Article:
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Federal Money at Hand, Colorado Poised to Hear from ISPs

Federal approval of the state’s Broadband Equity, Access and Deployment program smooths the way for the grant application process to open to Internet service providers, expected in late summer.

An aerial view of Colorado's capitol dome with the Denver skyline in the background.
Colorado can begin dispersing more than $800 million in federal grant funding to broadband infrastructure developers, a significant step in advancing high-speed Internet infrastructure in some of state’s most hard-to-reach locations.

The National Telecommunications and Information Administration (NTIA) has formally approved the state’s Broadband Equity, Access and Deployment (BEAD) program, a process opening up $826.5 million of federal infrastructure funding to build out Colorado’s high-speed Internet capacity.

“This is a very exciting milestone for the Colorado high-speed initiative, a huge leap forward to connecting Coloradans to affordable, reliable, high-speed Internet,” Gov. Jared Polis said June 11 during a press event.

The grant application process will open to Internet service providers in late August or early September, said Brandy Reitter, executive director of the Colorado Broadband Office.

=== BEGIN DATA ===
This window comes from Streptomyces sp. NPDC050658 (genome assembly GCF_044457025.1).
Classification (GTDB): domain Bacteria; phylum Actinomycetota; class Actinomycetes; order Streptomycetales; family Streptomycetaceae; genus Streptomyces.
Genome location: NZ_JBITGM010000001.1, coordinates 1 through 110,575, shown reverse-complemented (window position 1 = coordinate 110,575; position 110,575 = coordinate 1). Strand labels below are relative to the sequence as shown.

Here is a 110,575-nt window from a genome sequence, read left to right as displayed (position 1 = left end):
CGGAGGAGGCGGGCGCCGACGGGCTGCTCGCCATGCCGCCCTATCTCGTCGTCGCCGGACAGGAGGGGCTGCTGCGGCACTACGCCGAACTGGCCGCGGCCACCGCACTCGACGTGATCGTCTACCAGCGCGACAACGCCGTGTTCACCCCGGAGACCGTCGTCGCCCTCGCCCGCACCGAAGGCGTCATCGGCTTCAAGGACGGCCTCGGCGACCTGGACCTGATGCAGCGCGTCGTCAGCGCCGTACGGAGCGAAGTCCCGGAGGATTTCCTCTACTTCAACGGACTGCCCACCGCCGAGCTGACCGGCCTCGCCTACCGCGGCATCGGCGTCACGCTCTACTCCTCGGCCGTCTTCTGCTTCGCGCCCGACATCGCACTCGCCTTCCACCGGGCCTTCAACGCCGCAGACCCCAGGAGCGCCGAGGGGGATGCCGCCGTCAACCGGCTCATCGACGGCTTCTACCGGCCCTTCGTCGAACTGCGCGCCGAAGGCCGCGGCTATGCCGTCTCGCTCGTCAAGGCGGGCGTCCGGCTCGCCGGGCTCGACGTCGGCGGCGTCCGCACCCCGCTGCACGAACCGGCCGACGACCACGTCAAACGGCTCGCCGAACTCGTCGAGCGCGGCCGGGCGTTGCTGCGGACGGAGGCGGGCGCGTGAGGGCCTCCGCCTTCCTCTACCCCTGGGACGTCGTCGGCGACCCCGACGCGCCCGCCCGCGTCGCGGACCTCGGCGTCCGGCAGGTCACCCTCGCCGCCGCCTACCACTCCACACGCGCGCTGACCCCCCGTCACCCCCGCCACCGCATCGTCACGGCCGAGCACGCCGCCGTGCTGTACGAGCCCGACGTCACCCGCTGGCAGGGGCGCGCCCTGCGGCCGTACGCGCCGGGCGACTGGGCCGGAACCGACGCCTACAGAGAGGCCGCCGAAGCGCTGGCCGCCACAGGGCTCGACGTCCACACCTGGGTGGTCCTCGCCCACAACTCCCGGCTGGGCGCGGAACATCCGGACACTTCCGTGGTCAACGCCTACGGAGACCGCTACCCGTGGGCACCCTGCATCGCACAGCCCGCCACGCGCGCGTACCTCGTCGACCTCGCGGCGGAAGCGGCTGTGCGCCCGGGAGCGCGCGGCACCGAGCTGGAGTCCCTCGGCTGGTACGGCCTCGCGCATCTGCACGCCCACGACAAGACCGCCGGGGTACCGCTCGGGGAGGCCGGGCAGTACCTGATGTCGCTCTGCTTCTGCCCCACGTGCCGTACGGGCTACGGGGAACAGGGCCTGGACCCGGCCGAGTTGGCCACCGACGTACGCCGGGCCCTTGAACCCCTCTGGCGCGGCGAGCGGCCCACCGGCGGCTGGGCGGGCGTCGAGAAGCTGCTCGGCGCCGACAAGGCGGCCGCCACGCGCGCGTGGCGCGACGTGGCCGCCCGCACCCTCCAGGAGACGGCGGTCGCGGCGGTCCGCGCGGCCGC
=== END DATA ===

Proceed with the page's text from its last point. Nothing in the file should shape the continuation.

“This news initiates the process. So, we should be able to meet those deliverables pretty well over the next two or three months,” Reitter said.

Today, about 93 percent of Coloradans are connected to the Internet, Reitter told Government Technology during an April interview. The state has a goal to connect 99 percent of households in the next five years.

Colorado, like other Western states, includes large swaths of rural mountain landscape that have made broadband deployment both difficult and costly. Funding from programs like BEAD, as well as the COVID-19 relief funding in the form of the American Rescue Plan, have provided government-led incentives to bring infrastructure into hard-to-reach places.

Colorado is among the latest states to have its BEAD plans finalized by federal officials, who were eager to highlight the transformative effect of the 2021 bipartisan Infrastructure Investment and Jobs Act, one of President Joe Biden’s signature pieces of legislation.

“It means we’re this much closer to putting shovels in the ground, creating good quality jobs, and getting our communities connected,” Natalie Quillian, White House deputy chief of staff, said June 11 of the Colorado BEAD plan approval. “We know that Internet is no longer a luxury. It is an absolute necessity.”

More than $7 billion in federal infrastructure funding is headed to Colorado, including $3.7 billion in transportation funding, and nearly $700 million for improving water quality, Quillian said.
Skip Descant writes about smart cities, the Internet of Things, transportation and other areas. He spent more than 12 years reporting for daily newspapers in Mississippi, Arkansas, Louisiana and California. He lives in downtown Yreka, Calif.